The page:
I recently ran a workshop for a group of CEOs of small companies from different sectors and industries. We ran the following exercise. Each person started with a blank sheet of paper on which they answered the following questions about their organization.
- What are your main products or services? List three or four.
- What are your main markets? These can be industry sectors, types of customer or geographical markets.
- What are your greatest strengths? These can be technologies, skills, market strength etc.
- What is your proudest achievement? What has your organization done that is really exceptional?
Each delegate spent about 5 or 6 minutes filling this in. People then pass their sheet to the person on their left around the table. Each person reads the sheet they receive and then turns the sheet over and has to write down two or more suggestions for new products or services and one or two new markets for existing products. They then pass the sheet to their left. You have to add something different from any earlier suggestions on the sheet. We did this for four iterations and then the sheets were returned to their originators.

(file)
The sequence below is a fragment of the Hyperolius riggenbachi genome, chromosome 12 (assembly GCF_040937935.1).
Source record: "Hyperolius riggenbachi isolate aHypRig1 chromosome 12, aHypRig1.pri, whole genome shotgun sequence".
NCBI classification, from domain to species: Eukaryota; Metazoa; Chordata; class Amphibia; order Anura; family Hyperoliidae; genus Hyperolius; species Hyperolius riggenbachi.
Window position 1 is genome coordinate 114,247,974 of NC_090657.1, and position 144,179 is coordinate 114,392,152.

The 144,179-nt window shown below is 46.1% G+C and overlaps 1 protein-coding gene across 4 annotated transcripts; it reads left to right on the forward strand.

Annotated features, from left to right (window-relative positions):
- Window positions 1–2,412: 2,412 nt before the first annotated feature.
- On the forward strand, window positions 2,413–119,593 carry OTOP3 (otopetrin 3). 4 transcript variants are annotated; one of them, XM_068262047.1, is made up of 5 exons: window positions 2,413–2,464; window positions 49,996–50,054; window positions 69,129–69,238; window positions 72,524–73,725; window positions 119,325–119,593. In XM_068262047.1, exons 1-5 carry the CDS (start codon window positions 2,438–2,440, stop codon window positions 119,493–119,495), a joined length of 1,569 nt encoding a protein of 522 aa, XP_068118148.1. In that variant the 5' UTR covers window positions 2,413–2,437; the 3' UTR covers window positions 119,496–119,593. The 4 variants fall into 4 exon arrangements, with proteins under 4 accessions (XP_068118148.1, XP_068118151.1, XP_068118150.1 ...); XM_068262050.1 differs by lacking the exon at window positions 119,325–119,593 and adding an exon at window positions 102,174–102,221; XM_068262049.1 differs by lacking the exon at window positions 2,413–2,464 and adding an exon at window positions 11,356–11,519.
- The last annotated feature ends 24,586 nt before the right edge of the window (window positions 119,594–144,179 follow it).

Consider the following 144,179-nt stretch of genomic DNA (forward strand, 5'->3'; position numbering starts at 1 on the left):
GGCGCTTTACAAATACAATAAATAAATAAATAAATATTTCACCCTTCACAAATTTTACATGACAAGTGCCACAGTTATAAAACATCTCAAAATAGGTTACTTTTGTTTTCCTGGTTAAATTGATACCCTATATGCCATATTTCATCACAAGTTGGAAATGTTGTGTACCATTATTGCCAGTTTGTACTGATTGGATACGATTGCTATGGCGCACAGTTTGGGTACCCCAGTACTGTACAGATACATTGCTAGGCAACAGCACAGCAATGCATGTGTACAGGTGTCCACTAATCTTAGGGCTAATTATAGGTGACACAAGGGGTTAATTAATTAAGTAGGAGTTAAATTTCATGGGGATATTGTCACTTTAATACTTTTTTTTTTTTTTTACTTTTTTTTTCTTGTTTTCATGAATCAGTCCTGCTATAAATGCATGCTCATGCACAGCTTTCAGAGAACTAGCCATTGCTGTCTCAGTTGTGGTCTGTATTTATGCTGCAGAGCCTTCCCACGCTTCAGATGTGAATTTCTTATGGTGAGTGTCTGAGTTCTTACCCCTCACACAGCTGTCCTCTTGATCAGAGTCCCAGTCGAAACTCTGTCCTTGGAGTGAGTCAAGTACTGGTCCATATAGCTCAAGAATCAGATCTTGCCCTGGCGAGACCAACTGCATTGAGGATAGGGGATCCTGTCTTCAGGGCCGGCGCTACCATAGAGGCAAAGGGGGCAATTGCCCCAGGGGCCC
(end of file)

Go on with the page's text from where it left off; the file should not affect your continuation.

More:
Each CEO now digested the suggestions. Some ideas were routine, some were ridiculous but some were genuinely useful and innovative. Every person had to select the best single idea from the ones they received and then had to develop a short plan for a minimum viable product. How could they test this idea cheaply and quickly to see if it had real promise? They then described this to the group for comment and feedback.
The whole exercise with ten participants took under 40 minutes. People agreed that it was highly productive with some provocative and promising suggestions. Running the exercise the way we did was quick and fruitful. Some delegates suggested a longer session run in series rather than in parallel. In this case each delegate in turn would answer the four questions orally to the group and people could quiz them on various points before making their suggestions. The whole group would then move on to the next person’s situation and make suggestions for them. This approach would take more time but allow a better understanding of the current business model for each company.
I am not sure that a deeper understanding would necessarily yield better results. You can hire consultants who pore over your business for weeks. They then submit a detailed and expensive report containing very reasonable proposals for strategy and innovations. But a diverse group of experienced business men and women who have a superficial understanding of your business are less constrained by conventional assumptions. They are far more likely to come up with radical and challenging suggestions.
Gather a cluster of strangers and share this method. It is quick, lively and productive. The more varied the group the better it works.
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Paul Sloane writes, speaks and leads workshops on creativity, innovation, and leadership. He is the author of The Innovative Leader and editor of A Guide to Open Innovation and Crowdsourcing, published both published by Kogan-Page. Follow him @PaulSloane